Demoralized Katy Tur wonders if media is doing ‘more harm than good’

MSNBC’s Katy Tur appears to be coming around to the idea that Americans who possess functioning brains have difficulty trusting the mainstream media.

In her role as a journalist, Tur wondered if she might be doing “more harm than good.”

“People don’t trust us,” Tur said in an interview with The Hill done in aid of promoting her new memoir.

“It’s something that I don’t have a concrete answer to, and that’s not because I don’t love journalism, I do, it’s just convergence of two issues,” Tur said.

“One of them being that we cover very dark stuff, in succession, and it seems like its getting darker and darker and it can be hard on your mental health,” she said, noting political divisions, frequent mass shootings along with other daily madness infecting the nation..

“It can be a bit demoralizing, and then on top of that, there was just a Gallup poll out today that shows that the trusts in media – newspapers and television – is hitting an all-time low,” she said.

According to that poll, only 16 percent of Americans said they have a “great deal or quite a lot” of confidence in newspapers in 2022, which is a 5 percent drop compared to the 2021 findings. To put that in perspective, it was the lowest number of confidence among those polled since Gallup started asking about newspapers in 1973 during the Nixon era and the Vietnam War.

A dismal 11 percent told Gallup they have a “great deal or quite a lot” of confidence in the industry, down from 16 percent in 2021, Fox News reported.

“People don’t trust us, they don’t believe us, and it makes me wonder if this job, as I am currently doing it, is effective, but if it’s doing more harm than good,” Tur said. “I don’t have a good answer for that, though, those thoughts linger in the back of my mind. They linger though because I do love it and I think it’s important and I’m hoping to find a way to better communicate with people.”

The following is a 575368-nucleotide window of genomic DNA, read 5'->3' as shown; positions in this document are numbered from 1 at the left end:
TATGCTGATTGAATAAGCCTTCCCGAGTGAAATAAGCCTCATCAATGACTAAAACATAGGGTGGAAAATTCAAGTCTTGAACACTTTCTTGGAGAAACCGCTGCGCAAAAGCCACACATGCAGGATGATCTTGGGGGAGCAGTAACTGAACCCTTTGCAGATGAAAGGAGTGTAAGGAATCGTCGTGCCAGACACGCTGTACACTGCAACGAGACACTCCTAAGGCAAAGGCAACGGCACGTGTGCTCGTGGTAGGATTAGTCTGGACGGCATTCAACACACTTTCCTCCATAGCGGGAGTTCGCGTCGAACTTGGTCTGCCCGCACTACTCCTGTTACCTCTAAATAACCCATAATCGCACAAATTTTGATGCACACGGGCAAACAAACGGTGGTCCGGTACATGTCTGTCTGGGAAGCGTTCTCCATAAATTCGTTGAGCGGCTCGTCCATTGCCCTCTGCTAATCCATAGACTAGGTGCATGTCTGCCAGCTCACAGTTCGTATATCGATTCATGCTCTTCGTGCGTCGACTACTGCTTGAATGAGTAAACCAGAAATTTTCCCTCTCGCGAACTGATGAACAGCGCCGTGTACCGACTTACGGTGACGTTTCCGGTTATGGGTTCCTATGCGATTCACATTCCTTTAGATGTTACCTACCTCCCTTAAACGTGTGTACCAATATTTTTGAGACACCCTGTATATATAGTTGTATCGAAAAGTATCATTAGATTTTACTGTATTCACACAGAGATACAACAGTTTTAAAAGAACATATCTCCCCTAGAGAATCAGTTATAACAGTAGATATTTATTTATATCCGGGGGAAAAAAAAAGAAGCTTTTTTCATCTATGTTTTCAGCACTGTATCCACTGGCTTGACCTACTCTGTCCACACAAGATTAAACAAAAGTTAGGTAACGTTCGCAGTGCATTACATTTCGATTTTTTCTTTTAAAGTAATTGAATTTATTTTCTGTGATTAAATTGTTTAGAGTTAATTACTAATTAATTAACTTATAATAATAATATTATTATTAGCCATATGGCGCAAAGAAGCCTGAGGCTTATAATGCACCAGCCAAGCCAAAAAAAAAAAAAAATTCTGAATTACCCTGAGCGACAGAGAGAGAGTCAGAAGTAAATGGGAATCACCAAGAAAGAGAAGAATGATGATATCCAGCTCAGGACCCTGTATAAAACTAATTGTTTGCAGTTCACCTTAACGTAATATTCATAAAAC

Last week, a Pew Research Center poll showed disconcerting results among journalists as well. Fifty-five percent of journalists surveyed “say that every side does not always deserve equal coverage in the news,” but 76 percent of Americans overall believe journalists “should always strive to give all sides equal coverage.”

“While some feel that equal coverage is always necessary to allow the public to be equally informed about multiple sides of an argument, those who disagree argue that people making false statements or unsupported conjectures do not warrant as much attention as those making factual statements with solid supporting evidence,” researchers at the center wrote.

Tur’s memoir, titled “Rough Draft,” chronicles her upbringing and eventual career in journalism. She explained that while she feels journalism should be balanced, she found it difficult to do so while former President Trump was in office.

“I guess, it felt like the moment was so scary and so dire, with Donald Trump in the presidency that they needed to seek comfort in somebody who they felt like was fighting the good fight,” she said of people who applauded her approach to covering Orange Man Bad.

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